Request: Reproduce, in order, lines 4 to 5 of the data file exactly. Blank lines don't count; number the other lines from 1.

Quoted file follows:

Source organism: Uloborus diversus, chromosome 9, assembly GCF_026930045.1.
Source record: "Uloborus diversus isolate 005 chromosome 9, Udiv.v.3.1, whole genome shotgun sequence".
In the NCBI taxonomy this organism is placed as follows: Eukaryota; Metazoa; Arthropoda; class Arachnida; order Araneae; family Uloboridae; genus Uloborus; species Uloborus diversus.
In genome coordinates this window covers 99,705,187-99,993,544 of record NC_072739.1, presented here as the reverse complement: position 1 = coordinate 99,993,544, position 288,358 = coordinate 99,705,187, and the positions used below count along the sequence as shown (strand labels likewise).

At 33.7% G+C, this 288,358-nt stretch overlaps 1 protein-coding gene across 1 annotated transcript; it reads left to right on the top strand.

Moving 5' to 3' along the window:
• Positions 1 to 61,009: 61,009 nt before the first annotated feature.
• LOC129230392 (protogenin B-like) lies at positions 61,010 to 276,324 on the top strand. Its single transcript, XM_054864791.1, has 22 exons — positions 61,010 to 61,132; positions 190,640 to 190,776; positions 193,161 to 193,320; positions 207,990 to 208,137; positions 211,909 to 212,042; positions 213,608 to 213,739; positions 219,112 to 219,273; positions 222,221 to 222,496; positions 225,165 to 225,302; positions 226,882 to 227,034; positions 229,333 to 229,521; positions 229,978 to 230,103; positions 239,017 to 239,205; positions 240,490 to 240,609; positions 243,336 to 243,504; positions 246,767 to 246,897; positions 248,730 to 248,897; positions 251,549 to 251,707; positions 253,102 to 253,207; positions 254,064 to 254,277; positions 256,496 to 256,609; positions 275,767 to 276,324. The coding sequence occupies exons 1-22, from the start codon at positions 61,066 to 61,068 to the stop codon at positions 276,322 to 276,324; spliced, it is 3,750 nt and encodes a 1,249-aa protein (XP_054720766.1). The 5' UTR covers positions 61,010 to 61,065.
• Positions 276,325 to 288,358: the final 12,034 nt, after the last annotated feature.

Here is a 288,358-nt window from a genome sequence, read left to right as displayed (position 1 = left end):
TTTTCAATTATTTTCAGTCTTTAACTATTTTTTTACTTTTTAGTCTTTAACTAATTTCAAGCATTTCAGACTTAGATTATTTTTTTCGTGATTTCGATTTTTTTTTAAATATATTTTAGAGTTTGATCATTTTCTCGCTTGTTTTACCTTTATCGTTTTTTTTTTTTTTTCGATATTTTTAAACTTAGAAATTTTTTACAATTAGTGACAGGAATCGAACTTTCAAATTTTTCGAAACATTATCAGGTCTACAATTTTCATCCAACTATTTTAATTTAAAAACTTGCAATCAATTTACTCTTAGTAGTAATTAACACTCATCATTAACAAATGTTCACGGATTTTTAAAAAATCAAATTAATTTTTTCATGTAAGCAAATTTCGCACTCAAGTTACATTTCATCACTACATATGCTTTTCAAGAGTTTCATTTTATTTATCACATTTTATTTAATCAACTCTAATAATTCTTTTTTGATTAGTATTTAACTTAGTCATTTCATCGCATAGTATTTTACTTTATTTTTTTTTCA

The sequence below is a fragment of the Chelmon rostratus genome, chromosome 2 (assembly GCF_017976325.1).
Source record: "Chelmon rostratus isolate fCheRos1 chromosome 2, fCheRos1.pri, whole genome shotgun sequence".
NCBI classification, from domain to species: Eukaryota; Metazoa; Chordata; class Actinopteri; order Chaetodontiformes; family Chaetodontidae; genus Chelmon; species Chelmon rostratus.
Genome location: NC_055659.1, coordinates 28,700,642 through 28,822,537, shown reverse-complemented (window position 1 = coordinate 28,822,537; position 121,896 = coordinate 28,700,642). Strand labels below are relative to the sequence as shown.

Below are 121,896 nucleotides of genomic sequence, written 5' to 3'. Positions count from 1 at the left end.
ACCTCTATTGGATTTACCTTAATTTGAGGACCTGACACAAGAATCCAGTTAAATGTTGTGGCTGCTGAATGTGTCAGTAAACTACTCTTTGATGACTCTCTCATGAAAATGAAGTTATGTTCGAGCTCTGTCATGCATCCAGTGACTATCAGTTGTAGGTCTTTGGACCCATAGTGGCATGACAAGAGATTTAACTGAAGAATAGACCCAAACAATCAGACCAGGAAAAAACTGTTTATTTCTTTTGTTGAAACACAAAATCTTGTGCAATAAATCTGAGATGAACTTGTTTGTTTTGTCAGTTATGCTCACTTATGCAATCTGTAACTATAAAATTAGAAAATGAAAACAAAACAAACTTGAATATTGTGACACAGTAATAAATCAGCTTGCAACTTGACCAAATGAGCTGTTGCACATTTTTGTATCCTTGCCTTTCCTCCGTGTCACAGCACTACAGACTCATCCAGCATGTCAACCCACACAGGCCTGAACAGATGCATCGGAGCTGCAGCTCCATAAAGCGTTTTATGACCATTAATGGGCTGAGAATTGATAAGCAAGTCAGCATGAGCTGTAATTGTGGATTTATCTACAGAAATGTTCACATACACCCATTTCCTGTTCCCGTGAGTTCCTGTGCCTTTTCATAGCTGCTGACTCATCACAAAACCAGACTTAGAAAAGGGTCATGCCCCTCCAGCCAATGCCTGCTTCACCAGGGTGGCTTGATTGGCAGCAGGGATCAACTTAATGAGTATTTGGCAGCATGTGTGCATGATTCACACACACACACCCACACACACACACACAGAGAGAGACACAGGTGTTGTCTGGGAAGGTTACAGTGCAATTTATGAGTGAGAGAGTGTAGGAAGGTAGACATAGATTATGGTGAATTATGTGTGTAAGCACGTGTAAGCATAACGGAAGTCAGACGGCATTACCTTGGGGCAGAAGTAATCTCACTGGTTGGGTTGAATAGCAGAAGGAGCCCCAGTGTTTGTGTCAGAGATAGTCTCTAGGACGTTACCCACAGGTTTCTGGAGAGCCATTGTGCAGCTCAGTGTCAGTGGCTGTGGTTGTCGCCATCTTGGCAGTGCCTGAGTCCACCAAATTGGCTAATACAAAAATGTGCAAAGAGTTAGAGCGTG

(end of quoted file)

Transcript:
In genome coordinates this window covers 99,705,187-99,993,544 of record NC_072739.1, presented here as the reverse complement: position 1 = coordinate 99,993,544, position 288,358 = coordinate 99,705,187, and the positions used below count along the sequence as shown (strand labels likewise).

At 33.7% G+C, this 288,358-nt stretch overlaps 1 protein-coding gene across 1 annotated transcript; it reads left to right on the top strand.